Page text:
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December 21st, 2010

Embracing Sincerity in the Homogenized World of the Electronic Age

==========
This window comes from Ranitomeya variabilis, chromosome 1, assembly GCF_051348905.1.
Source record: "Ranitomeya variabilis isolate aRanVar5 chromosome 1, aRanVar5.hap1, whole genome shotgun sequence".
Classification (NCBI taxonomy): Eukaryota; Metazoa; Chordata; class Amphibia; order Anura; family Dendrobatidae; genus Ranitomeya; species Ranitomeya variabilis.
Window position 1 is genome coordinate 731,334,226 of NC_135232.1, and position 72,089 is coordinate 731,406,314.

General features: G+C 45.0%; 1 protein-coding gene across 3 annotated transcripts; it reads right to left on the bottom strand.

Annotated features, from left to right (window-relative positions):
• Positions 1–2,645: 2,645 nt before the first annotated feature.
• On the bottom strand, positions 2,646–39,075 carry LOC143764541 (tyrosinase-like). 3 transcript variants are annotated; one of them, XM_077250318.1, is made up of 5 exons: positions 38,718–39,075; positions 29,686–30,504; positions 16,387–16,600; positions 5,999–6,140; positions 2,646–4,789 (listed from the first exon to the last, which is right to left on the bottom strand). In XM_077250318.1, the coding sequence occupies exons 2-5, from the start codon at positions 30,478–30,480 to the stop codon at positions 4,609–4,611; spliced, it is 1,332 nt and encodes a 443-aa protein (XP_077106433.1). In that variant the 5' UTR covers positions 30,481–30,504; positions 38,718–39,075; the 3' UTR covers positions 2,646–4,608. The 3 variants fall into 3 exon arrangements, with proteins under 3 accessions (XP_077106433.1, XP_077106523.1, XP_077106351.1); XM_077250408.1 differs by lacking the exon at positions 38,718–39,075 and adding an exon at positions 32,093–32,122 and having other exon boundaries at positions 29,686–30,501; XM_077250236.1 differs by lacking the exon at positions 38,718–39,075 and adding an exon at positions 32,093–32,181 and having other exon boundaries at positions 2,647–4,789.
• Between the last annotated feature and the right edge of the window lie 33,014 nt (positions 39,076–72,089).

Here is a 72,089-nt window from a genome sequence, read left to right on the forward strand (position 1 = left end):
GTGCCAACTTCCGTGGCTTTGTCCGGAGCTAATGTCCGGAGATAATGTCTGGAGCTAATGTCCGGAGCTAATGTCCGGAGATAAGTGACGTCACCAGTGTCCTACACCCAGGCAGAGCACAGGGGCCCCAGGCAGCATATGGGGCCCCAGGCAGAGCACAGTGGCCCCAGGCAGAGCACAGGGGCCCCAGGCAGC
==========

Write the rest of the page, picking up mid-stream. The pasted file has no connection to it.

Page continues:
The question I want to explore is this: what is the capacity of the main protagonists in David Foster Wallace’s Infinite Jest, Hal Incandenza and Don Gately, to embrace and communicate sincerity in an environment where irony has been institutionalized as the result of the homogenizing effects of spectacle? For the purposes of this paper, spectacle will be synonymous with television and the novel’s figurative depiction of television in the form of video cartridges. I want to investigate how spectacle is the byproduct of the typographic culture and how the homogenizing capabilities of spectacle oppose many of the values that are consequent of typography and the primacy of individualism. To supplement this I want to address whether language as derived from the phonetic alphabet is inevitably an ironic mode of communication or if sincerity can be deduced. As for why this issue is specific to communication done through the alphabet as opposed to something like the characters of Chinese writing is that the alphabet is a democratizing script capable of massive dissemination which was homogenized with the advent of typography. Chinese writing disassociated from the alphabet is highly specialized and arduous to learn which undermines its ability to be widely learned, maintaining hierarchies predicated on literacy that the phonetic alphabet undermines. This democratization has found its return in the electronic age through the ability to transcend hierarchies and tribalize literate individuals. But in order to return humanity from the principles incipient with typography there must be some level of homogenization in order to incorporate diversified populaces.